Photoshop actions are an indispensable part of my workflow. They are very similar to Lightroom presets, which you may be familiar with, but can be far more complex. You can record anything you do in Photoshop, no matter how many steps there are, and then use that action again and again on any image. Take a look at the image below and you’ll see just how many actions I have.


Photoshop actions allow me to save time and to utilize the vast array of editing techniques I have picked up over the years. With a memory like a sieve, that is invaluable. I don’t want to go into detail about whether it’s good to use Actions or Presets, I’ve already written that article, but I do want to show you how you can make the perfect Photoshop actions. Yes, that’s right. There is a right and a wrong way to do it.



Tip 1: Create Perfect Photoshop Actions – Do Not Click Within the Layers Panel

Do not click within the layers panel. If you select a layer by clicking in the layers panel, your action will record that you clicked on that layer. Photoshop will then search for that layer every time you run the action. When running the action for a second time, it will select the first instance of the layer and not work correctly. In the photo above, you can see where Photoshop has recorded me clicking on a layer. This is what we want to avoid. Whereas in the photo below, I have created the action the correct way.


The photos show an example action I’ve created for this tutorial. It’s a simple action which creates two curves layers, adjusts them, names them and places them in a group called “Dodge and Burn.” In the first photo, you can see that one step in the action is called “select layer Dodge.” If you were to play this action once it would work just fine. Play it more than once in one document and, on the second time, Photoshop searches for the layer “Dodge” and finds that it exists already. Thus it selects that old layer, rather than the new one just created, and ruins your action.


 Tip 2: Create Perfect Photoshop Actions – Use Shortkeys

Use shortkeys to avoid clicking on layers and to move between them. There are certain instances when you can click in the layers panel, but the safest thing to do is avoid it. Here are a few simple shortkeys for the layers panel that will allow you to do everything you’d normally do with the mouse.

Ctrl + [ or ] = moves entire layer up or down
Alt + [ or ] = changes which layer is selected
Alt + Shift + [ or ] = Select multiple layers

Head over to Photoshop, create a few layers, and give those a try. The last shortkey is what I use if I want to group multiple layers. These take some getting used to, but the beauty of actions is that they are completely editable. You can make a mistake, hit stop, and delete the last recorded step. I do that all the time!



Tip 3: Create Perfect Photoshop Actions – Use the Layer Menu

I am so lazy when I work in Photoshop. I don’t like naming things and would certainly not colour code my edits. By creating actions in the correct way, we have the opportunity to do all those things, and to only have to do them once. Ah, my lazy gene is happy!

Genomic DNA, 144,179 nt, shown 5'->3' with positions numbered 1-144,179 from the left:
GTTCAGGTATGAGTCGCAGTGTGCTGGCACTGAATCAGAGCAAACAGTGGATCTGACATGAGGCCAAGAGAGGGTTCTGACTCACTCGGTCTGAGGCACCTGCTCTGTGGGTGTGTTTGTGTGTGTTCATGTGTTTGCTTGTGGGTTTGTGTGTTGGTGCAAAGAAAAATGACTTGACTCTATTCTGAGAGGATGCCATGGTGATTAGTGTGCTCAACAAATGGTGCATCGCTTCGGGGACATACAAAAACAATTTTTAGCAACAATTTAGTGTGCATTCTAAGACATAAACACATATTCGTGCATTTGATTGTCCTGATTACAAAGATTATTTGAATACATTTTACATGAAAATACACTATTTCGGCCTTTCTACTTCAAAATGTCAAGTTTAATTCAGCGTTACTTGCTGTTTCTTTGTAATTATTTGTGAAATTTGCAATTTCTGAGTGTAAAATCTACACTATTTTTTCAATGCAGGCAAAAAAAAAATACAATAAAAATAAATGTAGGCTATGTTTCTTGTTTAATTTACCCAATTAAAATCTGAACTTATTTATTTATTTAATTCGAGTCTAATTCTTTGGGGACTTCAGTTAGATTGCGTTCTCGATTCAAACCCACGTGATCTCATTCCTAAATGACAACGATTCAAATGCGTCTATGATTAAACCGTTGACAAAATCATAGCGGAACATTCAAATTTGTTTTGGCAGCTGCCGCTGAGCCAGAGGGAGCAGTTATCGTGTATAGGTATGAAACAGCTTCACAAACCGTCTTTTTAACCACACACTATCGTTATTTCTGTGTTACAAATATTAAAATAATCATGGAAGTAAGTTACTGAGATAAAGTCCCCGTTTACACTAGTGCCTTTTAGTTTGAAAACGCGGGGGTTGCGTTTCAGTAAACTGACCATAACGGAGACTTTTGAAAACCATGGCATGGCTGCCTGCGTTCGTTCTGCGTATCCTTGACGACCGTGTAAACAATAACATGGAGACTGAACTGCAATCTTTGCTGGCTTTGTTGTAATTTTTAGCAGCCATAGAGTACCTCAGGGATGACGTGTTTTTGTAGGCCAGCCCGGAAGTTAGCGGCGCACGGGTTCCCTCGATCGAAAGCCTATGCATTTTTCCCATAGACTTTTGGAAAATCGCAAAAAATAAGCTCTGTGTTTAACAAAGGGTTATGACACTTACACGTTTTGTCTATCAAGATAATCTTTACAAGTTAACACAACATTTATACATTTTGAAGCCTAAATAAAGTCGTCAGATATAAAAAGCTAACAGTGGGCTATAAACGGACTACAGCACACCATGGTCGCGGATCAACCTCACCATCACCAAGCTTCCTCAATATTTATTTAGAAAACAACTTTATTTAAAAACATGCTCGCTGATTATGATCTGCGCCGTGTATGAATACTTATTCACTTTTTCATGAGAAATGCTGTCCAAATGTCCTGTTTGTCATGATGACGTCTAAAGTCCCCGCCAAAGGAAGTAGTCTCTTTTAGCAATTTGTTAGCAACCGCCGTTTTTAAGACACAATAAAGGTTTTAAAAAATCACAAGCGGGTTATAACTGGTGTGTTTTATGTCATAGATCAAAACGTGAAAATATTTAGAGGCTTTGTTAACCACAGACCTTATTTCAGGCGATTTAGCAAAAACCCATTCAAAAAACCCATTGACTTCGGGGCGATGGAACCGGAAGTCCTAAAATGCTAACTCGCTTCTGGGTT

The best way to create any new adjustment layer, blank layer, mask, group or anything else you would like to do to a layer, is by using the Layer menu. That prevents us from touching the layers panel and will present us with a very useful dialogue box.

Take the creation of a new Curves layer, as an example. We go to the Layers menu > New Adjustment Layer > Curves. Up pops this dialogue box that will allow us to name the layer, color code it, change the blend mode, and the opacity. Because you’ve created the layer like this, Photoshop can create it over and over again without ever interfering with anything else.


Tip 4: Create Perfect Photoshop Actions – Add Stops to Give Yourself Instructions

Add stops to give yourself instructions. If you’ve just discovered a difficult technique that you love, you may need a couple extra pieces of info to ensure that you do it correctly. Simple, insert a stop. You can do so by clicking on the down arrow at the top of the Actions panel. Once created, you’ll see the stop appear as a step in your action. You can also edit that text by clicking on the step in the Actions panel. See the photo below for an example of a stop.



*Bonus Tip*

When creating or editing actions, think non-linearly. The program records a step; that’s all. You can break down any process in Photoshop into steps. Even if those steps were recorded at different moments, they can be rearranged (by dragging the relevant step) and put in the right order or replaced. For example, I recently changed the blend mode I use for Dodge and Burn to Luminosity. Rather than re-record my actions, I hit record while working and changed any old layer to luminosity. Photoshop records:

“Set current Layer
To: Layer
Mode: Luminosity”

I then dragged that step to the correct position in each action.


If you follow the steps I’ve given here, you’ll have perfect, repeatable actions that won’t interfere with any existing layers. Remember, avoid clicking in the Layers panel, use shortkeys as much as possible, and use the Layers menu to create the actual layers/ adjustments.

My workflow differs depending on what I’m editing, but, in general, it goes like this: I use the SLR Lounge Preset System in Lightroom and then move over to Photoshop to add any final touches necessary using my own actions. I love the SLR Lounge Preset System and definitely advise you to check it out if you haven’t already. You can find it here. Having built your own set of Photoshop actions you can bring that seamless Lightroom functionality, which the Preset System provides, into Photoshop.